400 Years of Inequality: A People’s Observance for a Just Future
About this Webinar
August 14, 2019 at 3:00PM EDT
400 Years of Inequality: A People’s Observance for a Just Future is calling on communities across the country to engage in place-based observances of the 400th anniversary of the 1619 arrival of the first Africans trafficked across the Atlantic Ocean and sold into bondage in the U.S. Our initiative is calling on families, organizations, neighborhoods, and cities to observe the anniversary by telling their stories of oppression and resistance. Inequality is a threat to our health and democracy. To gear up for these observances, our webinar will feature members of the organizing team, Ashley Bernal and Erika Kitzmiller. They will share the project background and offer tools and resources for people and organizations to activate place-based creative observances for truth-telling and collective healing. 400 Years of Inequality is a coalition of organizations and individuals dedicated to dismantling structural inequality and building strong, healthy communities.
400 Years of Inequality / The New School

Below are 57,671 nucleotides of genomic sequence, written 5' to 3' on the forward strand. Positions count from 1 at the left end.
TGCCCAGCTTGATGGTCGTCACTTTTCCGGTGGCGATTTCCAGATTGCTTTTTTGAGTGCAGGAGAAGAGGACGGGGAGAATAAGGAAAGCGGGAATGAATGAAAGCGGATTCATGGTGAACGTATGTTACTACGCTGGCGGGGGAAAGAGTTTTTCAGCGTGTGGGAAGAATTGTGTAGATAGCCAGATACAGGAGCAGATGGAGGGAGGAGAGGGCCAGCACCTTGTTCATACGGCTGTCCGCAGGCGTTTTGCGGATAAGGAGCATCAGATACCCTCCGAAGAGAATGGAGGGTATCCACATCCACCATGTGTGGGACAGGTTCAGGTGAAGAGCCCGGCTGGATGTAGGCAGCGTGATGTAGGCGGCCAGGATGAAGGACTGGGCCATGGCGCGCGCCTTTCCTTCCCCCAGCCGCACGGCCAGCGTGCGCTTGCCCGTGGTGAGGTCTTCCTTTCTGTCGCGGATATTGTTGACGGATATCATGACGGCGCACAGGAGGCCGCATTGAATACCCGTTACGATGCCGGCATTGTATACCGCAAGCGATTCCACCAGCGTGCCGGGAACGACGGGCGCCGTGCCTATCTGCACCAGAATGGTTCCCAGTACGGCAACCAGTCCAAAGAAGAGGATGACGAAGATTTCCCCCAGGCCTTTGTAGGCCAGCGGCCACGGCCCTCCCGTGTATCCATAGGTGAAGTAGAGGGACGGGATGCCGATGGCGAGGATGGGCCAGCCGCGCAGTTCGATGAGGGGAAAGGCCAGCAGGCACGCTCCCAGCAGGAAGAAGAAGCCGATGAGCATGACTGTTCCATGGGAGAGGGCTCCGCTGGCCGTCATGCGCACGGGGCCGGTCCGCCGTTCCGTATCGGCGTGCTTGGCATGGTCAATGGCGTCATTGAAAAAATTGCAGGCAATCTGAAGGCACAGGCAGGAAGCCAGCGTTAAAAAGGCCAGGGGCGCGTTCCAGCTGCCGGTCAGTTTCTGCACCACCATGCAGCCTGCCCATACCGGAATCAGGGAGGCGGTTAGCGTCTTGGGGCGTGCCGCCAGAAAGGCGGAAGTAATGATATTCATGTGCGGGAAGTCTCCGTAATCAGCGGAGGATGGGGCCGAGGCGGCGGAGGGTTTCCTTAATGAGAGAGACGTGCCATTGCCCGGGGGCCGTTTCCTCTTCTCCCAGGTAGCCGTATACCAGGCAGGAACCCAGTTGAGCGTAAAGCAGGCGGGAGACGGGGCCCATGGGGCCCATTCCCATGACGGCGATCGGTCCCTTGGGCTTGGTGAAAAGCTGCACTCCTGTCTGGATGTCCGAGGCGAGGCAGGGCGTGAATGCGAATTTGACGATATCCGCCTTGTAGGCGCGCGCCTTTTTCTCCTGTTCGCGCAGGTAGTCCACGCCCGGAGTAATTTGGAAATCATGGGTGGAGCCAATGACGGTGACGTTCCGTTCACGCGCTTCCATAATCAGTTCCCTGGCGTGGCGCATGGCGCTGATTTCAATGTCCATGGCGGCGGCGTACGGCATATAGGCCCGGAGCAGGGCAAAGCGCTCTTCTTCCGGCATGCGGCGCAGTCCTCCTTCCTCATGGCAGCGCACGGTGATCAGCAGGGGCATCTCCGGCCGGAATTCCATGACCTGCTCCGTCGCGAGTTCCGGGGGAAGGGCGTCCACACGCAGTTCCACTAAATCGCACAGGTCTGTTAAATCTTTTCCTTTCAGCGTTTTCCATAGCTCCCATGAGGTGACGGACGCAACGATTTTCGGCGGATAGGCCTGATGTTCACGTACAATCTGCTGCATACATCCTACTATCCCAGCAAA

Ashley Bernal is a Ph.D. student in Public and Urban Policy at The New School’s Milano School of International Affairs. Her research interests include the disparate impact on racial minorities and the various ways racial minorities experience US citizenship. Prior to her doctoral studies, Ashley served as a Gender-based Violence Program Coordinator where she created a culturally specific program to better service African-American and LGBTQIA domestic violence, sexual assault, dating violence, and stalking survivors of the greater New Orleans metropolitan area. Currently, she is a research consultant and adjunct professor at the City University of New York’s York College, teaching courses in the Sociology of Race & Ethnicity, Sociology of Gender, and Social Stratification.
400 Years of Inequality / Columbia University
Erika M. Kitzmiller is a historian of race, inequality, and education whose scholarship focuses on the historical processes and current reforms that contribute to and address inequality today. Her current book project, The Roots of Educational Inequality: Philadelphia and Germantown High School (under contract, University of Pennsylvania Press), traces the history of racial and educational inequality in Philadelphia and one of the city's neighborhood high schools, Germantown High School, over the course of the 20th century from the school's founding to its ultimate closure in 2013. Her scholarship has been supported with grants from the National Science Foundation, Harvard University's Hutchins Center, the National Academy of Education/Spencer Foundation, and Teachers College, Columbia University. She earned her dual Ph.D. in History and Education and M.P.A. at the University of Pennsylvania and her B.A. from Wellesley College. She lives in Morningside Heights with her husband and young children.